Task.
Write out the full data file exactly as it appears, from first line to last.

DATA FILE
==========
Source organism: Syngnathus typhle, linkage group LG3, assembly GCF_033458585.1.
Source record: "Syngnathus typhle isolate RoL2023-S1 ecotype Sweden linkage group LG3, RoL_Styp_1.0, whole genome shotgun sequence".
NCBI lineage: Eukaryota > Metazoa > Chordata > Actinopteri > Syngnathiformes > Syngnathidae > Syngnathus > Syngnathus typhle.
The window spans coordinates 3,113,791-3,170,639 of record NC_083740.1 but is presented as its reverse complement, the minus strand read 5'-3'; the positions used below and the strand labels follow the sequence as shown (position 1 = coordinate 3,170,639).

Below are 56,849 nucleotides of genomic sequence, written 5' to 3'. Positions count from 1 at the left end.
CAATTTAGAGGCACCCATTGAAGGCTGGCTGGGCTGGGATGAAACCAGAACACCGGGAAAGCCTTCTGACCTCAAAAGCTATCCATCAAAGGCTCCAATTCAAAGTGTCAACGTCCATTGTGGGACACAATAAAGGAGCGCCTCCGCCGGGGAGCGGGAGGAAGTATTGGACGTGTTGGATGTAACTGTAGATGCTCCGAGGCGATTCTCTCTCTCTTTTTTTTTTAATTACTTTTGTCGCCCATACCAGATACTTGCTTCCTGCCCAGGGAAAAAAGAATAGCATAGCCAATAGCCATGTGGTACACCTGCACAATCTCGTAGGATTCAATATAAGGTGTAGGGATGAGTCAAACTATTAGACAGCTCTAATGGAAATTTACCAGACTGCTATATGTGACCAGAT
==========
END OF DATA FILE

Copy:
Source organism: Syngnathus typhle, linkage group LG3, assembly GCF_033458585.1.
Source record: "Syngnathus typhle isolate RoL2023-S1 ecotype Sweden linkage group LG3, RoL_Styp_1.0, whole genome shotgun sequence".
NCBI lineage: Eukaryota > Metazoa > Chordata > Actinopteri > Syngnathiformes > Syngnathidae > Syngnathus > Syngnathus typhle.
The window spans coordinates 3,113,791-3,170,639 of record NC_083740.1 but is presented as its reverse complement, the minus strand read 5'-3'; the positions used below and the strand labels follow the sequence as shown (position 1 = coordinate 3,170,639).

Below are 56,849 nucleotides of genomic sequence, written 5' to 3'. Positions count from 1 at the left end.
CAATTTAGAGGCACCCATTGAAGGCTGGCTGGGCTGGGATGAAACCAGAACACCGGGAAAGCCTTCTGACCTCAAAAGCTATCCATCAAAGGCTCCAATTCAAAGTGTCAACGTCCATTGTGGGACACAATAAAGGAGCGCCTCCGCCGGGGAGCGGGAGGAAGTATTGGACGTGTTGGATGTAACTGTAGATGCTCCGAGGCGATTCTCTCTCTCTTTTTTTTTTAATTACTTTTGTCGCCCATACCAGATACTTGCTTCCTGCCCAGGGAAAAAAGAATAGCATAGCCAATAGCCATGTGGTACACCTGCACAATCTCGTAGGATTCAATATAAGGTGTAGGGATGAGTCAAACTATTAGACAGCTCTAATGGAAATTTACCAGACTGCTATATGTGACCAGAT